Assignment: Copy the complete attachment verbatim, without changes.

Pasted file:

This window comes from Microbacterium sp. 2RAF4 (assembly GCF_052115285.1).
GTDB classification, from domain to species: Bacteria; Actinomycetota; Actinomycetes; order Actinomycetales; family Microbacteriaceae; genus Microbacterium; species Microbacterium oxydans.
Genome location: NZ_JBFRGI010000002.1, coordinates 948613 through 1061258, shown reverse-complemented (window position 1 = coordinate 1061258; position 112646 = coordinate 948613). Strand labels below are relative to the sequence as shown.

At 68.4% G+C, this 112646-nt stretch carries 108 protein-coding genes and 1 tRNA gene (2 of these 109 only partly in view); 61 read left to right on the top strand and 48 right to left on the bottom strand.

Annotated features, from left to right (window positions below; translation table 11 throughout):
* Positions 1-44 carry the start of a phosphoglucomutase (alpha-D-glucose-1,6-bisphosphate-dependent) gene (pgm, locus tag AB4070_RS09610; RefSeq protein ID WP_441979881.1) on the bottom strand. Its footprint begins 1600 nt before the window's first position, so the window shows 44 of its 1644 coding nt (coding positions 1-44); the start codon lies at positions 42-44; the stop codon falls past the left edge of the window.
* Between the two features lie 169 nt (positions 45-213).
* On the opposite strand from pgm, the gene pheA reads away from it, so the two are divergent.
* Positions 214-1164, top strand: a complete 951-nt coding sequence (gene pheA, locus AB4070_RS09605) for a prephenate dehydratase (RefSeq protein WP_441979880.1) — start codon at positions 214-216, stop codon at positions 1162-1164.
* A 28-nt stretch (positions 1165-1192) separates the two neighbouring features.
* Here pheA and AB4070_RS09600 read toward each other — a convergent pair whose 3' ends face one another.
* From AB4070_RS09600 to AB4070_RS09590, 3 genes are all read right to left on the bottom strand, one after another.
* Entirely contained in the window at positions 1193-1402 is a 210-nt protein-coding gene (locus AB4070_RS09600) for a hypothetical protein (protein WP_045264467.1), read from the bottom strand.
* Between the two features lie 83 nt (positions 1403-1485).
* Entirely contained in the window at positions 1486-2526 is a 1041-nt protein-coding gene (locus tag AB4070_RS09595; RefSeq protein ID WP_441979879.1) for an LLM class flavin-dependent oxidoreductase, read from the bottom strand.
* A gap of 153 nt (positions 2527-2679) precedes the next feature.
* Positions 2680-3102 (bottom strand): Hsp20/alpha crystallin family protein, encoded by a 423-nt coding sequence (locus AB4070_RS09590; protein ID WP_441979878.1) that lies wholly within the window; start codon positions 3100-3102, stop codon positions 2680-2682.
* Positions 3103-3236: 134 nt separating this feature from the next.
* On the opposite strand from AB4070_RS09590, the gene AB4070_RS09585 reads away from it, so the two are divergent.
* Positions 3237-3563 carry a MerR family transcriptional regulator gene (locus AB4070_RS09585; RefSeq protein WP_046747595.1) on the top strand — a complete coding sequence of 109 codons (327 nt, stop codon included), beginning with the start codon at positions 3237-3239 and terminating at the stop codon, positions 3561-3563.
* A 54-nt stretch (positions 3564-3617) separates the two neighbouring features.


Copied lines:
This window comes from Microbacterium sp. 2RAF4 (assembly GCF_052115285.1).
GTDB classification, from domain to species: Bacteria; Actinomycetota; Actinomycetes; order Actinomycetales; family Microbacteriaceae; genus Microbacterium; species Microbacterium oxydans.
Genome location: NZ_JBFRGI010000002.1, coordinates 948613 through 1061258, shown reverse-complemented (window position 1 = coordinate 1061258; position 112646 = coordinate 948613). Strand labels below are relative to the sequence as shown.

At 68.4% G+C, this 112646-nt stretch carries 108 protein-coding genes and 1 tRNA gene (2 of these 109 only partly in view); 61 read left to right on the top strand and 48 right to left on the bottom strand.

Annotated features, from left to right (window positions below; translation table 11 throughout):
* Positions 1-44 carry the start of a phosphoglucomutase (alpha-D-glucose-1,6-bisphosphate-dependent) gene (pgm, locus tag AB4070_RS09610; RefSeq protein ID WP_441979881.1) on the bottom strand. Its footprint begins 1600 nt before the window's first position, so the window shows 44 of its 1644 coding nt (coding positions 1-44); the start codon lies at positions 42-44; the stop codon falls past the left edge of the window.
* Between the two features lie 169 nt (positions 45-213).
* On the opposite strand from pgm, the gene pheA reads away from it, so the two are divergent.
* Positions 214-1164, top strand: a complete 951-nt coding sequence (gene pheA, locus AB4070_RS09605) for a prephenate dehydratase (RefSeq protein WP_441979880.1) — start codon at positions 214-216, stop codon at positions 1162-1164.
* A 28-nt stretch (positions 1165-1192) separates the two neighbouring features.
* Here pheA and AB4070_RS09600 read toward each other — a convergent pair whose 3' ends face one another.
* From AB4070_RS09600 to AB4070_RS09590, 3 genes are all read right to left on the bottom strand, one after another.
* Entirely contained in the window at positions 1193-1402 is a 210-nt protein-coding gene (locus AB4070_RS09600) for a hypothetical protein (protein WP_045264467.1), read from the bottom strand.
* Between the two features lie 83 nt (positions 1403-1485).
* Entirely contained in the window at positions 1486-2526 is a 1041-nt protein-coding gene (locus tag AB4070_RS09595; RefSeq protein ID WP_441979879.1) for an LLM class flavin-dependent oxidoreductase, read from the bottom strand.
* A gap of 153 nt (positions 2527-2679) precedes the next feature.
* Positions 2680-3102 (bottom strand): Hsp20/alpha crystallin family protein, encoded by a 423-nt coding sequence (locus AB4070_RS09590; protein ID WP_441979878.1) that lies wholly within the window; start codon positions 3100-3102, stop codon positions 2680-2682.
* Positions 3103-3236: 134 nt separating this feature from the next.
* On the opposite strand from AB4070_RS09590, the gene AB4070_RS09585 reads away from it, so the two are divergent.
* Positions 3237-3563 carry a MerR family transcriptional regulator gene (locus AB4070_RS09585; RefSeq protein WP_046747595.1) on the top strand — a complete coding sequence of 109 codons (327 nt, stop codon included), beginning with the start codon at positions 3237-3239 and terminating at the stop codon, positions 3561-3563.
* A 54-nt stretch (positions 3564-3617) separates the two neighbouring features.